The language is childlike and accessible, underscoring the tragedy that is at the heart of this poem. Even though it does not explicitly state that Bishop’s father has just died and her mother has been institutionalised, the overwhelming sense of despair and heartache is clearly evoked and made palpable for readers. This was a seminal experience in Bishop’s life as she stoically says ‘Time to plant tears’. Bishop attempt to cope with this trauma, struggling to make sense of the devastation, the child draws another ‘inscrutable house’. From Bishop’s use of the word ‘inscrutable’ we can infer that she is finding it difficult to understand the situation, to interpret it. The use of the word ‘another’ we can infer that this action has been completed before and will be again. This sadness will become a recurring feature of Bishop’s life. This is quite disconcerting for readers as we ask ourselves why so many young lives are blighted by death and tragedy.
Another poem wherein Bishop’s unique style challenges readers in terms of interesting questions is ‘The Fish’. This is an extremely evocative poem wherein Bishop describes every detail of the fish anatomy. Her admiration is clearly visible from the outset in her use of the adjective ‘tremendous’:
‘I caught a tremendous fish’.
We learn that the fish hadn’t fought: ‘He didn’t fight at all’. Why is that we wonder especially when we consider what comes next. She adroitly evokes the physicality and personality of the fish. We are told that ‘He hung a grunting weight battered and venerable’. She employs an interesting simile ‘Here and there his brown skin hung in strips like ancient wallpaper’. She describes how she ‘admired his sullen face’. The level of detail is almost photographic, all of which accentuate the simulacrum of reality. Her use of the first narrative person invites us to vicariously observe this fish along with Bishop ‘Then I saw that from his lower lip, if you could call it a lip, grim, wet and weaponlike hung five old pieces of fish line’.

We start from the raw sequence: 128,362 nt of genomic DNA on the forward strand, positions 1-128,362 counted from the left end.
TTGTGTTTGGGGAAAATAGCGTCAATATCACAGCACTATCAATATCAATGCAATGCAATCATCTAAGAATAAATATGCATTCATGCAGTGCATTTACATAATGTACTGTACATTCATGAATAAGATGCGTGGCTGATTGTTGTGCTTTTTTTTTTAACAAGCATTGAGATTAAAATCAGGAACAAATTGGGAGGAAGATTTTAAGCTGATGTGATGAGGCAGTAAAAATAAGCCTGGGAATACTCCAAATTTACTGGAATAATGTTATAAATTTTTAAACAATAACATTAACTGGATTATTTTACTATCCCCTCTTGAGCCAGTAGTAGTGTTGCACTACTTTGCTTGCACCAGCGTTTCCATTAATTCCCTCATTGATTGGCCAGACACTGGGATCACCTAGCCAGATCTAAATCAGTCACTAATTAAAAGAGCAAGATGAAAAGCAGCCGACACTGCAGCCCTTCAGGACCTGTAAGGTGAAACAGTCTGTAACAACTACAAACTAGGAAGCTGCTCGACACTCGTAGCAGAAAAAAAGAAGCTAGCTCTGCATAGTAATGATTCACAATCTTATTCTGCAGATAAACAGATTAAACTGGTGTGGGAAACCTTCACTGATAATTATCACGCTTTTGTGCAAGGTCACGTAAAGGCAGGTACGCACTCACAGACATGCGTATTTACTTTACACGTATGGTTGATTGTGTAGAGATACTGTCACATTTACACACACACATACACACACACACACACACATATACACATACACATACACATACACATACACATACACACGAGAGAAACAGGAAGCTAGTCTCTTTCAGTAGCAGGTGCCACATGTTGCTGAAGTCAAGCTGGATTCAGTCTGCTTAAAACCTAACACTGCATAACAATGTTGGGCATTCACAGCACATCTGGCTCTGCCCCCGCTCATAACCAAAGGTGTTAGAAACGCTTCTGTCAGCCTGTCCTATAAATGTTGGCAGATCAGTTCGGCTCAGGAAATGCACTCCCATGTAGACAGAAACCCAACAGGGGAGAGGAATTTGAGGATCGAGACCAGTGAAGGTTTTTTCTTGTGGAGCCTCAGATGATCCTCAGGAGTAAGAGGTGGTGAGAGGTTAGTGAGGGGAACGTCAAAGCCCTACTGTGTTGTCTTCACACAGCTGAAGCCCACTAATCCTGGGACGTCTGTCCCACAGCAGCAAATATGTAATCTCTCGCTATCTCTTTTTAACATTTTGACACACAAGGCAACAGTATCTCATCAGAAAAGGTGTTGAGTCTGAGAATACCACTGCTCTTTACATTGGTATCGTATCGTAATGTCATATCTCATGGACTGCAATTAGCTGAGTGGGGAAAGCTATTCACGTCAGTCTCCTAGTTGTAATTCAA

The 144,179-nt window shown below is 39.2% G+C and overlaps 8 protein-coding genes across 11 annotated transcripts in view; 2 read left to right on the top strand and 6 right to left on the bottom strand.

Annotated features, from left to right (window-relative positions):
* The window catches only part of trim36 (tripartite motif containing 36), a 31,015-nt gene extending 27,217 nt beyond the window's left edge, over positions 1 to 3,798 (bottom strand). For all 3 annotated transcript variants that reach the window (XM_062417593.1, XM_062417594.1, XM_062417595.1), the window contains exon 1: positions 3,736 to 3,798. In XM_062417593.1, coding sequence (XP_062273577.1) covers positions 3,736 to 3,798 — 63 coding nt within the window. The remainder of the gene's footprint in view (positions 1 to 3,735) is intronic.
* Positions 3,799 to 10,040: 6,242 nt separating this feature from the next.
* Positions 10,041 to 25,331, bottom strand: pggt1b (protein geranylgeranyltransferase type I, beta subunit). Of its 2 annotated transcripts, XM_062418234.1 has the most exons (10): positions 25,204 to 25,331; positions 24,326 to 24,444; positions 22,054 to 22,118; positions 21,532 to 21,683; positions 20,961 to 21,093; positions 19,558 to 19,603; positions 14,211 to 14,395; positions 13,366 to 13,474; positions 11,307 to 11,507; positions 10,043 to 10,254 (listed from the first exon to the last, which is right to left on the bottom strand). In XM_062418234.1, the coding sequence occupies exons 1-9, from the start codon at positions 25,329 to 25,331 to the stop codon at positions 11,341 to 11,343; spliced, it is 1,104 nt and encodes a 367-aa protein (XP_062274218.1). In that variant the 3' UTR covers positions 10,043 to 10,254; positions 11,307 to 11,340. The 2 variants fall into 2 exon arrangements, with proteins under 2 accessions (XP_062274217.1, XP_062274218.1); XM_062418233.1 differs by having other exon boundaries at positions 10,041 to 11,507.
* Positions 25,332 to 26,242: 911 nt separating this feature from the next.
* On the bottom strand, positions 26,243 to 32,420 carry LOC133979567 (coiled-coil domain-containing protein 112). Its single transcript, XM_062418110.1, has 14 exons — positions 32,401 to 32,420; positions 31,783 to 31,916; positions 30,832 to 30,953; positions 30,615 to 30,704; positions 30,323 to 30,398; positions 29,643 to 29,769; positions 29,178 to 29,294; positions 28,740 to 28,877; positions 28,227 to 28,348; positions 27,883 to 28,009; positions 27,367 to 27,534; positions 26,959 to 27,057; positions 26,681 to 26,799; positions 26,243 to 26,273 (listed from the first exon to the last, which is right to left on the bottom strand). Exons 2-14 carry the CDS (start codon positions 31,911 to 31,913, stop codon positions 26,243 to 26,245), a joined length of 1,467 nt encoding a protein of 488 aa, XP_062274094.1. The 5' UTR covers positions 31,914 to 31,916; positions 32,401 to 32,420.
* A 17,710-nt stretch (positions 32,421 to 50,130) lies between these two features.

She describes how these were ‘like medals with their ribbons frayed and wavering, a five haired beard of wisdom’. This invites the reader to think about the concept of resilience and how some keep going irrespective of life’s difficulties and challenges. The fish’s strength of character and resilience is what is admired by Bishop. Bishop’s sense of fascination with this is clearly conveyed in her use of repetition in the final line: ‘I stared and stared and victory filled up the rented boat’. Perhaps this is a commentary on humanity’s capacity to surmount what seems like insurmountable.
Interesting questions are posed by Bishop in her poem ‘The Prodigal’. Bishop’s painterly eye is again evident as she adroitly conjures up the miserable squalor of the pigsty. Bishop skilfully evokes how inured the prodigal has become to his situation: ‘The brown enormous odor he lived by was too close, with its breathing and thick hair for him to judge’. The use of the olfactory and tactile imagery delineate the awfulness of the situation. We learn how the prodigal uses alcohol as a means of escapism and a coping mechanism. And yet he is ashamed and guilt-ridden as he feels he must hide his drinking: ‘he hid the pints behind the two-by-four’. The obduracy of his character is cleverly evoked ‘And then he thought he might almost endure his exile yet for another year’.
We the reader are challenged to ask ourselves why some people choose to remain in terrible circumstances; why they refuse to ask for help; why some people inflict so much misery on themselves. This very descriptive piece culminates in a moment of epiphany wherein the prodigal decides to go home but Bishop’s use of the adjective ‘shuddering’ in order to describe the ‘shuddering insights’ is somewhat peculiar in that it connotes a certain ambiguity. Does the prodigal really want to go home? Does he really want help and recover from his alcohol addiction? Does he want help but only on his terms? As a recovering alcoholic herself, this poem underscores some of the difficulties and issues concerning addiction and again like so many of Bishop’s poem we cannot expect a facile neatly wrapped-up answer. We are left guessing and asking more and more questions.
Elizabeth Bishop does indeed pose interesting questions delivered in a unique style.